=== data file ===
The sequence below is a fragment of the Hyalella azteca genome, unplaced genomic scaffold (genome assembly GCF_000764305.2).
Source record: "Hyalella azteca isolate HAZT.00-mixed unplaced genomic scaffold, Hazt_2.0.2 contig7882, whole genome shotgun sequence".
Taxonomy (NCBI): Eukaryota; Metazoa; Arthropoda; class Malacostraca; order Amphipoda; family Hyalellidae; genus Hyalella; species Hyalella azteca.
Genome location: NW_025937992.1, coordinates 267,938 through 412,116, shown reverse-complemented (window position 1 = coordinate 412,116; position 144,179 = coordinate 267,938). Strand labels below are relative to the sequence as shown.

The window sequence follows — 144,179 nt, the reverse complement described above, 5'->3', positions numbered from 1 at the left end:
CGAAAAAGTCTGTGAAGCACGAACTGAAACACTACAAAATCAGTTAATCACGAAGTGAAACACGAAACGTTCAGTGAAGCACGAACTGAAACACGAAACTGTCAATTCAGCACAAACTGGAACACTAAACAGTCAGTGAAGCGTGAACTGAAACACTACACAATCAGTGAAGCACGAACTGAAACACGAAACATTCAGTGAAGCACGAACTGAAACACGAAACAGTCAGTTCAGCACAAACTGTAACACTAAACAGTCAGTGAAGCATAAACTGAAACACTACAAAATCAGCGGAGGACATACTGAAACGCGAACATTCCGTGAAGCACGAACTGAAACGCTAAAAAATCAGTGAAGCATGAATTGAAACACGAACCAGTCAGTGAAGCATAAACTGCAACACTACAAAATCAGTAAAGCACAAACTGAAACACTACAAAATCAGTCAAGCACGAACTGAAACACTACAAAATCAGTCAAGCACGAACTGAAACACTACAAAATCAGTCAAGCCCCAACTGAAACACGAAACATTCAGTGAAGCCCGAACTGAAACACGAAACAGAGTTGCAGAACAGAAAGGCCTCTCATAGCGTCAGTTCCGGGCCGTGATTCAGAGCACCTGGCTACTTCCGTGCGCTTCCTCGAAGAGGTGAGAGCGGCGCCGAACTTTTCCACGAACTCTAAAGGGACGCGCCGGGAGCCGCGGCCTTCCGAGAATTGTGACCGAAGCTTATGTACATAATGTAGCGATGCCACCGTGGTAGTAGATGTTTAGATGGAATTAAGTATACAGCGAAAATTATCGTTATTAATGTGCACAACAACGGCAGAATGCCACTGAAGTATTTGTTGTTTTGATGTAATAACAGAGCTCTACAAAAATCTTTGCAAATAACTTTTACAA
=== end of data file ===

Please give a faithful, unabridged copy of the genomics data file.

The sequence below is a fragment of the Hyalella azteca genome, unplaced genomic scaffold (genome assembly GCF_000764305.2).
Source record: "Hyalella azteca isolate HAZT.00-mixed unplaced genomic scaffold, Hazt_2.0.2 contig7882, whole genome shotgun sequence".
Taxonomy (NCBI): Eukaryota; Metazoa; Arthropoda; class Malacostraca; order Amphipoda; family Hyalellidae; genus Hyalella; species Hyalella azteca.
Genome location: NW_025937992.1, coordinates 267,938 through 412,116, shown reverse-complemented (window position 1 = coordinate 412,116; position 144,179 = coordinate 267,938). Strand labels below are relative to the sequence as shown.

The window sequence follows — 144,179 nt, the reverse complement described above, 5'->3', positions numbered from 1 at the left end:
CGAAAAAGTCTGTGAAGCACGAACTGAAACACTACAAAATCAGTTAATCACGAAGTGAAACACGAAACGTTCAGTGAAGCACGAACTGAAACACGAAACTGTCAATTCAGCACAAACTGGAACACTAAACAGTCAGTGAAGCGTGAACTGAAACACTACACAATCAGTGAAGCACGAACTGAAACACGAAACATTCAGTGAAGCACGAACTGAAACACGAAACAGTCAGTTCAGCACAAACTGTAACACTAAACAGTCAGTGAAGCATAAACTGAAACACTACAAAATCAGCGGAGGACATACTGAAACGCGAACATTCCGTGAAGCACGAACTGAAACGCTAAAAAATCAGTGAAGCATGAATTGAAACACGAACCAGTCAGTGAAGCATAAACTGCAACACTACAAAATCAGTAAAGCACAAACTGAAACACTACAAAATCAGTCAAGCACGAACTGAAACACTACAAAATCAGTCAAGCACGAACTGAAACACTACAAAATCAGTCAAGCCCCAACTGAAACACGAAACATTCAGTGAAGCCCGAACTGAAACACGAAACAGAGTTGCAGAACAGAAAGGCCTCTCATAGCGTCAGTTCCGGGCCGTGATTCAGAGCACCTGGCTACTTCCGTGCGCTTCCTCGAAGAGGTGAGAGCGGCGCCGAACTTTTCCACGAACTCTAAAGGGACGCGCCGGGAGCCGCGGCCTTCCGAGAATTGTGACCGAAGCTTATGTACATAATGTAGCGATGCCACCGTGGTAGTAGATGTTTAGATGGAATTAAGTATACAGCGAAAATTATCGTTATTAATGTGCACAACAACGGCAGAATGCCACTGAAGTATTTGTTGTTTTGATGTAATAACAGAGCTCTACAAAAATCTTTGCAAATAACTTTTACAA